DFS Heavyweights DraftKings and FanDuel in Merger Negotiations
Posted on: June 15, 2016, 05:09h.
Last updated on: June 15, 2016, 05:09h.
DraftKings and FanDuel are holding talks about a merger, according to sources who spoke to Bloomberg this week.
Private investors in both companies have been angling for a consolidation for some time, the sources said, largely because of the amount of money they spend on attempting to out-market one another while offering a very similar service.
In 2015 the sites collectively spent around $200 million on TV advertising alone, which means the cost savings in the marketing departments from a merger could be expected to be hundreds of millions in a matter of a few years.
Then there are its costs to be saved from both companies various legal skirmishes around the United States, which would be halved, plus the increase in licensing fees and local taxes as DFS becomes regulated on a gradual state-by-state basis.
All of these are very good reasons why a merger might well be in the cards, and it’s well known that DraftKings’ CEO Jason Robins has declared an interest in such a move in the past, but for FanDuel chief Nigel Eccles his participation in the talks are likely to be reluctant.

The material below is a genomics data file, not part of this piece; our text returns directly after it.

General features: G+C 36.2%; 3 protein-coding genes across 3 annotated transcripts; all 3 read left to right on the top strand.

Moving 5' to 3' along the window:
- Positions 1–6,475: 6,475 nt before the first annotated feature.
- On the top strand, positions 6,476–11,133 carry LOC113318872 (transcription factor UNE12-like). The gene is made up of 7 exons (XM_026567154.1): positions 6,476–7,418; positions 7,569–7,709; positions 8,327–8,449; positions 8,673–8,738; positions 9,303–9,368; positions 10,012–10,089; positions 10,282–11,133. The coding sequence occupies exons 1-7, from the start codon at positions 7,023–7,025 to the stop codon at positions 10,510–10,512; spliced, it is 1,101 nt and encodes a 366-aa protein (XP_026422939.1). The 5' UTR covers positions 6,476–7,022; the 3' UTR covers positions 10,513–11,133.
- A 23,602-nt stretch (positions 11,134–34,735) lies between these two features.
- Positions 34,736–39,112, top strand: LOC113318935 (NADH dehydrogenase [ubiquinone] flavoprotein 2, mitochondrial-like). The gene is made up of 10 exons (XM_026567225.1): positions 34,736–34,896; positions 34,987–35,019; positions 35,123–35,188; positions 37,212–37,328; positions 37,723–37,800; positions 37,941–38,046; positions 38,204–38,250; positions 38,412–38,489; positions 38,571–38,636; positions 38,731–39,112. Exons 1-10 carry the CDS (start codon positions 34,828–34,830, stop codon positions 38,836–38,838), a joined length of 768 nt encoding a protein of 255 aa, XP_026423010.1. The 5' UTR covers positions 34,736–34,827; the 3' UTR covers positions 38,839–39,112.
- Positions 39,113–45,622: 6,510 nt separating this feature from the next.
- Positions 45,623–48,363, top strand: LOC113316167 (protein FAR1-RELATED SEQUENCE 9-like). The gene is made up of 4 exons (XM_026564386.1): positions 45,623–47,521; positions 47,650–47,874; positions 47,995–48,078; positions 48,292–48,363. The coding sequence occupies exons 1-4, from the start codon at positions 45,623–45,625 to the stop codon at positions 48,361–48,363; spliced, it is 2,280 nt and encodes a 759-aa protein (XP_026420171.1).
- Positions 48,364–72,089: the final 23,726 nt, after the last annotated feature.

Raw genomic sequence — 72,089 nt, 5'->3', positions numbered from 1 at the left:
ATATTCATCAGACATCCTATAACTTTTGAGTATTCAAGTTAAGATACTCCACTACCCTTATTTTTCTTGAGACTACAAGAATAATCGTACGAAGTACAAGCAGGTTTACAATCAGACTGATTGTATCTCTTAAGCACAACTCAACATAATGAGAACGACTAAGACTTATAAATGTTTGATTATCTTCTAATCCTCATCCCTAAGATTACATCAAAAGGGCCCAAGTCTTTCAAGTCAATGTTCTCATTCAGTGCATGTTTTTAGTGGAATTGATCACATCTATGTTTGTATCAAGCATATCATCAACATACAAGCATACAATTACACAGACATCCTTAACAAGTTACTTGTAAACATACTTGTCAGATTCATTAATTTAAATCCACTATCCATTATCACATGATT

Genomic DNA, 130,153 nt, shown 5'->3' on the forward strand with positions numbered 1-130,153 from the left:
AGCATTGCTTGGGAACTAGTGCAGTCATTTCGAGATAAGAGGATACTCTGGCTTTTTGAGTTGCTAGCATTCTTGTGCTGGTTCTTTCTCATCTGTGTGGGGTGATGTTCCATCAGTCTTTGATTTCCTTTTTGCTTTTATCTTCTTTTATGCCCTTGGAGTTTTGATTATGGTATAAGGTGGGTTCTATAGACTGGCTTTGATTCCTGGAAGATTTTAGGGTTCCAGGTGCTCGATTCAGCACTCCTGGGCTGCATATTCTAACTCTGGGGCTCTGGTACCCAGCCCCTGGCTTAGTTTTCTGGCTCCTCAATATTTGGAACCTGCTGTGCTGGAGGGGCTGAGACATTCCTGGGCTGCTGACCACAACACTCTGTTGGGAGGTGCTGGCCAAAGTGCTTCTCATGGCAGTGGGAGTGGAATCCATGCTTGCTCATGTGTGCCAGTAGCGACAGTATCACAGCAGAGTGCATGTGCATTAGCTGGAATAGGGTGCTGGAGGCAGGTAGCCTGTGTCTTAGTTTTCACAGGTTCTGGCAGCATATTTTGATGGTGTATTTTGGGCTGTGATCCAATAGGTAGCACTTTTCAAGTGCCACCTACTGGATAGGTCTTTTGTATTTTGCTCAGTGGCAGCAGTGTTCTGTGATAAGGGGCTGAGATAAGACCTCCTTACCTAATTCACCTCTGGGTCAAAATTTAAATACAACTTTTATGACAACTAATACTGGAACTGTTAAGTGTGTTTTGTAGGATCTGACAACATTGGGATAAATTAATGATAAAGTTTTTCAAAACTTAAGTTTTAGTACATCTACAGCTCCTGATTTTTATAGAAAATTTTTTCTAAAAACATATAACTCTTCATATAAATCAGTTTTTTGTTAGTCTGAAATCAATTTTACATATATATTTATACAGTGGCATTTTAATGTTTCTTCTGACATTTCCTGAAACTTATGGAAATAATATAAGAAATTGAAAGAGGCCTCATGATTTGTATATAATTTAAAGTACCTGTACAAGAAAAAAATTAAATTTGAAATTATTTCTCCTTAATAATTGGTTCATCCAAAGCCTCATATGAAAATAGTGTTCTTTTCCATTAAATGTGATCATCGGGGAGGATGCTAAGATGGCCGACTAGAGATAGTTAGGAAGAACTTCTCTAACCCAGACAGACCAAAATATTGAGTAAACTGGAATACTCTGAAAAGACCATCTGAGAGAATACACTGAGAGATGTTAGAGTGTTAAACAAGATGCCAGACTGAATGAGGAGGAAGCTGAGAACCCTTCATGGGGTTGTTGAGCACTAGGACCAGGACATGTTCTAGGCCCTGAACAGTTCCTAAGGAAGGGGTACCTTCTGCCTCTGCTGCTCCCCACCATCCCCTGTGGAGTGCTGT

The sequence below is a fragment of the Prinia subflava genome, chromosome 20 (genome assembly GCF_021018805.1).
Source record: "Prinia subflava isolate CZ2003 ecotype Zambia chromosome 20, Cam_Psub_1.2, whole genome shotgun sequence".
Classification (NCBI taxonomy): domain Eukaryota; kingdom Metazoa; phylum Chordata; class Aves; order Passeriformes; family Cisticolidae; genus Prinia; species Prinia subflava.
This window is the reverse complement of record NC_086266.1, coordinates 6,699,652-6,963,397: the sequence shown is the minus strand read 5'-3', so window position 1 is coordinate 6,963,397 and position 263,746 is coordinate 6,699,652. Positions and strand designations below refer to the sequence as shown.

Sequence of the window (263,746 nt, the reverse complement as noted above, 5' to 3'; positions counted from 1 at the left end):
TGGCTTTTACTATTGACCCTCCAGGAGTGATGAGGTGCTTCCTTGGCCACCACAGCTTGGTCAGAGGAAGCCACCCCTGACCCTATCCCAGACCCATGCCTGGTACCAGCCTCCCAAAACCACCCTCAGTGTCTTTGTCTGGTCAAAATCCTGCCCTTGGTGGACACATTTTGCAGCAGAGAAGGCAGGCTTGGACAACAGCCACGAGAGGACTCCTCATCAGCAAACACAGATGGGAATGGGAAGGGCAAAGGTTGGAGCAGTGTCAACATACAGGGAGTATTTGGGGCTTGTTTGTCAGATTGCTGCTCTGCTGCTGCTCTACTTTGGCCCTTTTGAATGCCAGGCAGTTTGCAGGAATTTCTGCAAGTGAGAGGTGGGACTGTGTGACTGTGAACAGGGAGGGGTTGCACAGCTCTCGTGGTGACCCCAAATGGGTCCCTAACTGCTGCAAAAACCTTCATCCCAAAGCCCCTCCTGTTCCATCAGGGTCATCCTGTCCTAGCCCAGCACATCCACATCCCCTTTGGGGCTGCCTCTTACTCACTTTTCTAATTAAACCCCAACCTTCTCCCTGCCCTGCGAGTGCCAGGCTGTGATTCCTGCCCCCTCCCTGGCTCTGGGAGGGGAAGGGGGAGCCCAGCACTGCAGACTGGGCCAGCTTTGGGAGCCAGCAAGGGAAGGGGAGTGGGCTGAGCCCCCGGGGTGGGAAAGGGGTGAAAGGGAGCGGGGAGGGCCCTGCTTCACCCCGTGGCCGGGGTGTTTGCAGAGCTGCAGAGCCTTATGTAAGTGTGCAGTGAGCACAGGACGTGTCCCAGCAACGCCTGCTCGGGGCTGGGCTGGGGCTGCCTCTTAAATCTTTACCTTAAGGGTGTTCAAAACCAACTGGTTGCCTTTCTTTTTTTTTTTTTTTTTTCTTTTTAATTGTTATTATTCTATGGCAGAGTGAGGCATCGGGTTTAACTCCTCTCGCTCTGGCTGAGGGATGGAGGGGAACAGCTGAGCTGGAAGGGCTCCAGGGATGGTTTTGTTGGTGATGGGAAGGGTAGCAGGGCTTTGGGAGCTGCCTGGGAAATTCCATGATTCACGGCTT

In an interview with Bloomberg in 2015, Eccles addressed the question of Robins’ interest in combining the two companies but dismissed it out of hand. Eccles claimed that FanDuel did better business than its competitor, citing DraftKings’ deal with 21st Century Fox, in which Fox agreed to invest $150 million in the company in return for a commitment to spending $250 million in advertising on the Fox Sports Network.
“If we merge, we take on those deals that we turned down,” said Eccles. “That doesn’t improve our economics, it makes it worse. I can see why it would be attractive to them. I don’t know why they think it would be attractive to us.”
Investors Flex Their Muscles
But now, it’s those high-profile mainstream investors who seem to be calling the shots. At the time, Eccles made these comments both companies were raising hundreds of millions in capital with valuations at over $1 billion each.
But the industry has been beset by legal troubles since, not least an injunction from New York AG Eric Schneiderman that sought to prevent DraftKings and FanDuel from operating in New York, their second biggest market, coupled with threats of over $3 billion in fines.
That particular lawsuit is no longer looming over the two companies, and meanwhile, New York is scrutinizing legislation that would regulate DFS, but the damage has been done. The companies’ valuations have halved since 2015, and investors are getting antsy
Representatives of DraftKings and FanDuel declined to comment on the proceedings when contacted by Bloomberg this week.
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